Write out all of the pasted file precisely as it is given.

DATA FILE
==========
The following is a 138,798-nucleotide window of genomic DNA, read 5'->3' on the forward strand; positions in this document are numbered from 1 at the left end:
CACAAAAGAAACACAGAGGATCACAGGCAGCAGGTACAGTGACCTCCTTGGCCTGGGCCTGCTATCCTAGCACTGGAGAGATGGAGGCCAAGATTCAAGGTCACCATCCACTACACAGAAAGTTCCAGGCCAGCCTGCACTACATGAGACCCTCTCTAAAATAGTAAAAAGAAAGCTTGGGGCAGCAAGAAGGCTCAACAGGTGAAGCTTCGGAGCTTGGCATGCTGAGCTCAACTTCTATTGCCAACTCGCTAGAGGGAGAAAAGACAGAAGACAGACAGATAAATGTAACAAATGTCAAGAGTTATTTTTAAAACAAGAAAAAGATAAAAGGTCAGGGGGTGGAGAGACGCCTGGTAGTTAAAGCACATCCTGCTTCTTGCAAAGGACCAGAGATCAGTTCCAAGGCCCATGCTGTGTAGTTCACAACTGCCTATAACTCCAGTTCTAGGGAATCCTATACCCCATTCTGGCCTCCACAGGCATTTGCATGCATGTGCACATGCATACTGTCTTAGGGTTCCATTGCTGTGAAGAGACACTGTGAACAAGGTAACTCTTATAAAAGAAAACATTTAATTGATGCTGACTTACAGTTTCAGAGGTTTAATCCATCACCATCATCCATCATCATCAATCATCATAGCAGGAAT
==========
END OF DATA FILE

The following is a 138,798-nucleotide window of genomic DNA, read 5'->3' on the forward strand; positions in this document are numbered from 1 at the left end:
CACAAAAGAAACACAGAGGATCACAGGCAGCAGGTACAGTGACCTCCTTGGCCTGGGCCTGCTATCCTAGCACTGGAGAGATGGAGGCCAAGATTCAAGGTCACCATCCACTACACAGAAAGTTCCAGGCCAGCCTGCACTACATGAGACCCTCTCTAAAATAGTAAAAAGAAAGCTTGGGGCAGCAAGAAGGCTCAACAGGTGAAGCTTCGGAGCTTGGCATGCTGAGCTCAACTTCTATTGCCAACTCGCTAGAGGGAGAAAAGACAGAAGACAGACAGATAAATGTAACAAATGTCAAGAGTTATTTTTAAAACAAGAAAAAGATAAAAGGTCAGGGGGTGGAGAGACGCCTGGTAGTTAAAGCACATCCTGCTTCTTGCAAAGGACCAGAGATCAGTTCCAAGGCCCATGCTGTGTAGTTCACAACTGCCTATAACTCCAGTTCTAGGGAATCCTATACCCCATTCTGGCCTCCACAGGCATTTGCATGCATGTGCACATGCATACTGTCTTAGGGTTCCATTGCTGTGAAGAGACACTGTGAACAAGGTAACTCTTATAAAAGAAAACATTTAATTGATGCTGACTTACAGTTTCAGAGGTTTAATCCATCACCATCATCCATCATCATCAATCATCATAGCAGGAAT